The important thing to realise is that a human clan which is good at copying successful ideas (which may not always be their own) is going to be more successful, in evolutionary terms, than a clan which includes many innovators but which is not so good at passing inventions to the next generation. This means that populations that are good at copying useful inventions will grow and the bigger the population grow the smaller the percentage that needs to be inventors.

    As long as there are a small number of innovators the evolutionary pressures will be to favour accurate copying. A major evolutionary pressure would be, for a juvenile, to correctly identify the most suitable adults to copy. This may well explain why now we so readily follow charismatic individuals – be they well-spoken politicians, leading sports stars, brilliant scientists, or spiritual leaders (both living and long dead).

    I am working on a very different model to explain why, perhaps 150,000 years ago we suddenly became more innovative. I start with a deliberately very simple neural net model and ask how it might evolve, remembering that evolution does not design ahead – and is very good at converting unpromising starts into successful species.

    The starting point assumes that (1) in any pattern recognition system the time taken in learning a pattern increases rapidly as the complexity of the pattern increases; (2) the patterns learnt are lost when the brain dies; (3) the size and “intelligence” of an animal brain is limited by what it can learn in a lifetime.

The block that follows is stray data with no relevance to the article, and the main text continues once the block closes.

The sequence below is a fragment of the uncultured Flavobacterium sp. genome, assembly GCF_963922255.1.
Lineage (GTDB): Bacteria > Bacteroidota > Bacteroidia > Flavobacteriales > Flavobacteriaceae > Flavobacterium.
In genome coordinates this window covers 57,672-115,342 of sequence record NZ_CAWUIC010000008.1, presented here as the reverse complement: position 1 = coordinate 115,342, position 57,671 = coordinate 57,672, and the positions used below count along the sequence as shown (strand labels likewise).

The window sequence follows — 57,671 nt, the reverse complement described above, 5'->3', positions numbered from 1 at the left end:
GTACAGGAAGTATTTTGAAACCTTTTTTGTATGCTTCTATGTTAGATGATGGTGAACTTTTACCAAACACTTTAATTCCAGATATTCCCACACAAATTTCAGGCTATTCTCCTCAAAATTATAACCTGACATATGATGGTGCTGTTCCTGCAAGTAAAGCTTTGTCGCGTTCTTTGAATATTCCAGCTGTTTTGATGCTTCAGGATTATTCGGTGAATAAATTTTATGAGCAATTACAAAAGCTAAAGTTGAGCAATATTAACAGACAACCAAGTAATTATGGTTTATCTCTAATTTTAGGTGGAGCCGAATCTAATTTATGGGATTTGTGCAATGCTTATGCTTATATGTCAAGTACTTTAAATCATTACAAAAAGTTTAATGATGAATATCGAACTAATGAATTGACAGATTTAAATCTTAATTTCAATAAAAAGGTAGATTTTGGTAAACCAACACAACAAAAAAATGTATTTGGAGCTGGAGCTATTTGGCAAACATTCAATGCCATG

In effect this puts an upper limit to animal intelligence – except that humans appear to have broken through it.

    The breakthrough is to realise that to make complex tools one needs a rule-based system to describe each step in the process – and the more steps the more complex the learning process becomes. The neural-net model I am proposing may seem simplistic but it can morph first into a concept based set processing system and then into a rule based system. Under normal circumstances (i.e. in animals) the barrier blocks progress because learning very complex tasks involving sequential rules would take more than a lifetime.

    The key is the development of a simple proto-language. Because my model morphs to handling concepts it is possible to name objects. When an infant is told the name of an object it effectively “speed learns” the name to memory. As language grows it reaches a critical point where it can begin to describe rules for making tools and handle generalisations. At this point the following factors come into play:

    (a) A simple language which the infant “speed learns” allows more cultural information to be transferred between generations faster and more accurately.